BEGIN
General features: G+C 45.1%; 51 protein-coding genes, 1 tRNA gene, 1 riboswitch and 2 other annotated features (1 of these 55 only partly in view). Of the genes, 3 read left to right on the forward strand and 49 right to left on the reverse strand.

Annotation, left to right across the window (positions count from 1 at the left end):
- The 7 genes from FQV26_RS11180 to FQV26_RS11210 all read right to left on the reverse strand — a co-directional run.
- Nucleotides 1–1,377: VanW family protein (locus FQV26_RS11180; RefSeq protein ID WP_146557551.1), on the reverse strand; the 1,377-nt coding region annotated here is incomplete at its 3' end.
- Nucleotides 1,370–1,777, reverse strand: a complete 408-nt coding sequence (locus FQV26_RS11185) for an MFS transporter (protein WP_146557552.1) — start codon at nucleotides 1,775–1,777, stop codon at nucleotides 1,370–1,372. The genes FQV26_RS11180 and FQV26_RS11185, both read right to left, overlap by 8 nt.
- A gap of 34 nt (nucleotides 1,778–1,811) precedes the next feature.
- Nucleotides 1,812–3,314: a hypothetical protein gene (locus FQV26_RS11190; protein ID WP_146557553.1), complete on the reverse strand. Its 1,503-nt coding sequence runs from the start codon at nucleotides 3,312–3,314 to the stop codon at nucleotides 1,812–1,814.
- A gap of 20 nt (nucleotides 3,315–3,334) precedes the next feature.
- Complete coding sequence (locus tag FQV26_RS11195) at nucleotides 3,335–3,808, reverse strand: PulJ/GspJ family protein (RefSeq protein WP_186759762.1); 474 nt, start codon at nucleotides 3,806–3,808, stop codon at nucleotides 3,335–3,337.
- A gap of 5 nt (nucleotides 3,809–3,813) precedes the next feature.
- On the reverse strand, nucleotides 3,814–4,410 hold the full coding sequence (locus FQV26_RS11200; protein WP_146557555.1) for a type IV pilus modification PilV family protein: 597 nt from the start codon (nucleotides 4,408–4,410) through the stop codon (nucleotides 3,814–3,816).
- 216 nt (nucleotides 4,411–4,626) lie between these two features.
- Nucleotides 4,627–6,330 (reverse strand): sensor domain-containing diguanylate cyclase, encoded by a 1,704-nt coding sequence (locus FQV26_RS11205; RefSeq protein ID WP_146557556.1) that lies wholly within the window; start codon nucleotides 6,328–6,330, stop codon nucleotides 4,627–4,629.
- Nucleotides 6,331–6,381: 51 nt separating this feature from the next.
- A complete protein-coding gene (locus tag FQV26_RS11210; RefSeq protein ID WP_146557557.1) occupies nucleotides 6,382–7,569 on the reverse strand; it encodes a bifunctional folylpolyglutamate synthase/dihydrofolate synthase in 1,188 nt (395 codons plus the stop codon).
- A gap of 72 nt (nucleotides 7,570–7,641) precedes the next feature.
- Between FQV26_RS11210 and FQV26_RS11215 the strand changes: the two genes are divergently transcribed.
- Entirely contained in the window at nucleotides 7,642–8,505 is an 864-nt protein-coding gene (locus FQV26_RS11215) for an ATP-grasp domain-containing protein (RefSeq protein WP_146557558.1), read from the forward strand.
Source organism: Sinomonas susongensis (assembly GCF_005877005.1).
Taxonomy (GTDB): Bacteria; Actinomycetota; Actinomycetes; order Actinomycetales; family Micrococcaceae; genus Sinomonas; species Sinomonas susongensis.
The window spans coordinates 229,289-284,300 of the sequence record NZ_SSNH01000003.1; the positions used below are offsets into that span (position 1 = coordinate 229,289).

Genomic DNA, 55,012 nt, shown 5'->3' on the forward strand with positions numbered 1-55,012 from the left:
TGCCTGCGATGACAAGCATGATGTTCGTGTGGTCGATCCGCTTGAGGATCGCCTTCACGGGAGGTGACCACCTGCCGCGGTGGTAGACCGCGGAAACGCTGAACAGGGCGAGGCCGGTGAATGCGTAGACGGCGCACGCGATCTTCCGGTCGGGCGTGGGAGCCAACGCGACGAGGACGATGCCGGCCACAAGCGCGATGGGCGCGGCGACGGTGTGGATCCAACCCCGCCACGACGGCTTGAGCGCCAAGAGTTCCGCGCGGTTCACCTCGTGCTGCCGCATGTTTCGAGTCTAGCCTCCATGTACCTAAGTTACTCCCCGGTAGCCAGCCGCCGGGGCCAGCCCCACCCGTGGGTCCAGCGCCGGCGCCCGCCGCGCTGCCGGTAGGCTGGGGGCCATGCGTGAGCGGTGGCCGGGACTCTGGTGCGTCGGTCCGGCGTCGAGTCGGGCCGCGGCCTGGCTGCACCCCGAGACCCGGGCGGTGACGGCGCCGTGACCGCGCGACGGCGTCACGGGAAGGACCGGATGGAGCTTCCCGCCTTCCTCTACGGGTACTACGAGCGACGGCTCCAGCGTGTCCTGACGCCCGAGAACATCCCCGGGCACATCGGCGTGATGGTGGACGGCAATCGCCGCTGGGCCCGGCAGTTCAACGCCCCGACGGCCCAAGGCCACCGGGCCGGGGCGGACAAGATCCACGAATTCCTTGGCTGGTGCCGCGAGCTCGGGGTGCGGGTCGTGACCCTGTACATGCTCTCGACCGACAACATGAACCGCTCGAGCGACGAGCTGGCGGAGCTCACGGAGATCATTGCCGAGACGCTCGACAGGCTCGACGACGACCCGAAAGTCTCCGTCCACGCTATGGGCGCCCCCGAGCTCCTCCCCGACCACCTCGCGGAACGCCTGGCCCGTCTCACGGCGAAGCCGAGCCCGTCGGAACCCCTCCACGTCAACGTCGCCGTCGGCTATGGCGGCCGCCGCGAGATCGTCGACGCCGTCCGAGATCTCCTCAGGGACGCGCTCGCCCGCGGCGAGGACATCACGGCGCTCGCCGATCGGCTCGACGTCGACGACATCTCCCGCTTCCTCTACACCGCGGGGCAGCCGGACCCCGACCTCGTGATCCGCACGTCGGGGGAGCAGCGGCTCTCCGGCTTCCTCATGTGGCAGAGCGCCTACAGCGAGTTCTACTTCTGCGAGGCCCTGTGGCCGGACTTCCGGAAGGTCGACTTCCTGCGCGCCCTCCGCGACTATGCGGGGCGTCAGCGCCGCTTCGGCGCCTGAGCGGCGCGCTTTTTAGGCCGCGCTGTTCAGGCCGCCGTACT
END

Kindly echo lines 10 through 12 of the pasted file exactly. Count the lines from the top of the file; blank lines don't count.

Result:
- A gap of 5 nt (nucleotides 3,809–3,813) precedes the next feature.
- On the reverse strand, nucleotides 3,814–4,410 hold the full coding sequence (locus FQV26_RS11200; protein WP_146557555.1) for a type IV pilus modification PilV family protein: 597 nt from the start codon (nucleotides 4,408–4,410) through the stop codon (nucleotides 3,814–3,816).
- 216 nt (nucleotides 4,411–4,626) lie between these two features.